Just watch the show "Hoarders" and you'll see down-right ill people, who don't know how they got there, or how to get out of it. They are obviously miserable, and their behavior is a screaming signal of their "dis-ease" to the rest of the world.

Addiction affects entire families. I used to give presentations and workshops about the cycle and the roles that individuals play in the system that enables the addict to continue. He has a "propping up" partner, and if there are kids, they play various "roles" such as the mascot, the clown, the invisible child, the scapegoat, and the hero.

If there is only one child, or two or three, they juggle these roles between themselves or take them on solely...

And the main character, the addict, sees none of it; their eyes are always on the "object" of the addiction.

Behavioral science has come a LONG WAY since Freud.

anyway s/f for retracting your attack -- I'm glad I didn't see it.



posted on Nov, 21 2012 @ 10:14 AM
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I just went to your link, and it linked to another article Greed: The Ultimate Addiction in Psychology Today.


It’s been said that “you never get enough of what you don’t really want.” With people addicted to pursuing wealth, their overwhelming, insatiable passion isn’t about getting rich—but richer...and still richer.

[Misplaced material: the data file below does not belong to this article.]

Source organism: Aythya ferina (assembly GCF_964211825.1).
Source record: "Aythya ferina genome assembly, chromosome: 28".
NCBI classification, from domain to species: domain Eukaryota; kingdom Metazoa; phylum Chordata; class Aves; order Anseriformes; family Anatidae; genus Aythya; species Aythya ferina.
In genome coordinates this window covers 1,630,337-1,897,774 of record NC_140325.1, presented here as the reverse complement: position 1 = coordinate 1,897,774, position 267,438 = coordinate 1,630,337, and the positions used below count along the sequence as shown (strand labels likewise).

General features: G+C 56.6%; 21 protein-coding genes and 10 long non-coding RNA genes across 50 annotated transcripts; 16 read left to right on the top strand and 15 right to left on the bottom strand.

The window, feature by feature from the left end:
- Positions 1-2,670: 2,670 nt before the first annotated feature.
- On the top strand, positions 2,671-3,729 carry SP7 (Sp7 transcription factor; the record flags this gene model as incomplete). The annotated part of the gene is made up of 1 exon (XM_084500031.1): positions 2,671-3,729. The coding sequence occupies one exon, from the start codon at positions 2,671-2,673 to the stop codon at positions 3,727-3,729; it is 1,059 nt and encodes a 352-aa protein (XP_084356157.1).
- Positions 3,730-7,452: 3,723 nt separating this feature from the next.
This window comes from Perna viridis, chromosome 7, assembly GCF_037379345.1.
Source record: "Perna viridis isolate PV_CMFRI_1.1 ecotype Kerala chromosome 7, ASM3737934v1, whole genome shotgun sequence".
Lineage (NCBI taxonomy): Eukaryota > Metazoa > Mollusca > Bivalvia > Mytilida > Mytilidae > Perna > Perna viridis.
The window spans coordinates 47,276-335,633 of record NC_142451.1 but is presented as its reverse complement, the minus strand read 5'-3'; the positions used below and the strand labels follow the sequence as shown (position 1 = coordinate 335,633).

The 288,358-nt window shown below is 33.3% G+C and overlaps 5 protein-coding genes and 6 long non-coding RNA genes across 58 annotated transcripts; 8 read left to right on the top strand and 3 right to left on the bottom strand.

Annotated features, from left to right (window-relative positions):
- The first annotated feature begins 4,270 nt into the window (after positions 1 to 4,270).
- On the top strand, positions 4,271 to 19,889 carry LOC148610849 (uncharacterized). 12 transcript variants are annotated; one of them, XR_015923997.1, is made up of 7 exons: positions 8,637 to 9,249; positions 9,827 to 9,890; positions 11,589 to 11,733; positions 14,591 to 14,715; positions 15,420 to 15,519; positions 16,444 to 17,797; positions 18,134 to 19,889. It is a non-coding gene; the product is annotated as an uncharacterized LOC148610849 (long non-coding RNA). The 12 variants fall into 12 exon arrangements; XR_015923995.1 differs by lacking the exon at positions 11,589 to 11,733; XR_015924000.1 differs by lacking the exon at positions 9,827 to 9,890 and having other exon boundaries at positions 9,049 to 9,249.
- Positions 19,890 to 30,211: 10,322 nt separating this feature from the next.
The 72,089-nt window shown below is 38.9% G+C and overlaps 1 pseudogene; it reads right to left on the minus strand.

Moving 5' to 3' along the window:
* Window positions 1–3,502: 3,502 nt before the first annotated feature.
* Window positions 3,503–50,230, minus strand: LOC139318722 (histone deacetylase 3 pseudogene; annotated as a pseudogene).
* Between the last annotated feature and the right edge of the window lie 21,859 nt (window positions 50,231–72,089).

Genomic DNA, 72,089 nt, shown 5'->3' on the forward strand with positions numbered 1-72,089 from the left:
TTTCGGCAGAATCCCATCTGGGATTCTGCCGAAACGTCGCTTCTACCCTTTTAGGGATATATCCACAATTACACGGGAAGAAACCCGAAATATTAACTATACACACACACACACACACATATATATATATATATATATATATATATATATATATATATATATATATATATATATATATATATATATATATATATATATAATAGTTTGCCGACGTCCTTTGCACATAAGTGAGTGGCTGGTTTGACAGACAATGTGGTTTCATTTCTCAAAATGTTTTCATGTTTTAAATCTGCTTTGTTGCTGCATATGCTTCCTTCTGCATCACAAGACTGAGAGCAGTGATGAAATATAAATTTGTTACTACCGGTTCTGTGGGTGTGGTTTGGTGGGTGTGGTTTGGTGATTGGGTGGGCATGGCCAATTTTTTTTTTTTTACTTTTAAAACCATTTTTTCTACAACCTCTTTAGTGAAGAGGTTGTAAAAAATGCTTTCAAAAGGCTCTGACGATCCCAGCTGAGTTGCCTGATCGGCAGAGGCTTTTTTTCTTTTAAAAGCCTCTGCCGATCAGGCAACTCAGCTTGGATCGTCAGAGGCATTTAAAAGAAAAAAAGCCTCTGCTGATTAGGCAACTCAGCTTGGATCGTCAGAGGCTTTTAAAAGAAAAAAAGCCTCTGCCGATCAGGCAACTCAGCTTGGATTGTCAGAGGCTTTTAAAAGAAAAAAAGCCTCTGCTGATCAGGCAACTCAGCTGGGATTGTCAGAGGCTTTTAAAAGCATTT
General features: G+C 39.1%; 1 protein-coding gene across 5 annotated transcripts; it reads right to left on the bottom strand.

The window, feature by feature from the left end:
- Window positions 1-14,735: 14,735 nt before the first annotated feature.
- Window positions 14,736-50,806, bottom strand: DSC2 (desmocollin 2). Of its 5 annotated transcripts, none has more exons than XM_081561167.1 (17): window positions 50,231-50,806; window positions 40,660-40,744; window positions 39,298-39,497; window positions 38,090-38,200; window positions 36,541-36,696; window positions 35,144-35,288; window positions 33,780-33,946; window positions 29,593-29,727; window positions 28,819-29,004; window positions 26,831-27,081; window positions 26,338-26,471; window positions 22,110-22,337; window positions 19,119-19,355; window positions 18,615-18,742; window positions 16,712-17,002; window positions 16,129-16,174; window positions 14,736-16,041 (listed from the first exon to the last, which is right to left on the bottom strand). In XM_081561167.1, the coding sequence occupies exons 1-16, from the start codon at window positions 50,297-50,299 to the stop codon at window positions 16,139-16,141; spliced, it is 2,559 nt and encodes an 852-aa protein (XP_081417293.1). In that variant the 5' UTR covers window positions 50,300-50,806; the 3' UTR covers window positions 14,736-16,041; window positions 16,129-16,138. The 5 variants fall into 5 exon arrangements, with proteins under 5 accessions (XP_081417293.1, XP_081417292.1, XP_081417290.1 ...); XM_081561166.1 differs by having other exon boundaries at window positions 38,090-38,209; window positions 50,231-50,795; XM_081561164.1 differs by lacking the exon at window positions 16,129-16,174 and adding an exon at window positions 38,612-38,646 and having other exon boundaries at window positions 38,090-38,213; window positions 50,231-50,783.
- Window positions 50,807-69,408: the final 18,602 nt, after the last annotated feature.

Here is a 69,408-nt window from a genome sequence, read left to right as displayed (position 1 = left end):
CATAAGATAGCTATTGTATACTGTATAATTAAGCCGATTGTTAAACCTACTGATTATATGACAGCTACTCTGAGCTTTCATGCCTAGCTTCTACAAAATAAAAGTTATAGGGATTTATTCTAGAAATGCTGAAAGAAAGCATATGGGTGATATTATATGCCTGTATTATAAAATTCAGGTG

And it’s unquestionable that this is not a virtuous cycle but a markedly vicious one. Ultimately, their heart’s desire—tragically unknown to them—isn’t for wealth at all, but for love, emotional intimacy, unconditional acceptance (and self-acceptance), and “rich,” satisfying relationships. Regardless of how obscenely wealthy they may become, these are all things that, alas, cannot be purchased with money.

The final debacle of their pursuit isn’t simply that their monetary accomplishments can’t ever bring them the lasting happiness and peace of mind they secretly crave. It’s that their futile quest generally causes all sorts of misfortune to others...As well as to our environment (which they blithely ignore), and to our nation—whose misregulated capitalistic system regrettably supports their ceaseless avaricious ventures.

I expect the "you're just jealous" mob will be here any minute to tell me how jealous and lazy I am.

I have known wealthy people, who rubbed elbows and hob-nobbed with even wealthier people; I was privileged to hear some of their anecdotes and gossip. While there are, of course, very successful people who are not neurotic, unfulfilled messes, for every one of those there are two who are living very strange lives full of intrigue, antisocial behaviors, and counterproductive styles that belie their "well-being."

I'm not jealous of the ostentatious rich, so that should preclude anyone calling me a whining loser....
(it should, but that doesn't mean it will...)

This really is science, folks, and the more we learn about the brain, it's chemicals, and the REAL needs of human beings, coping strategies like addiction will continue. Addictions are crutches.

edit on 21-11-2012 by wildtimes because: (no reason given)



posted on Nov, 21 2012 @ 10:14 AM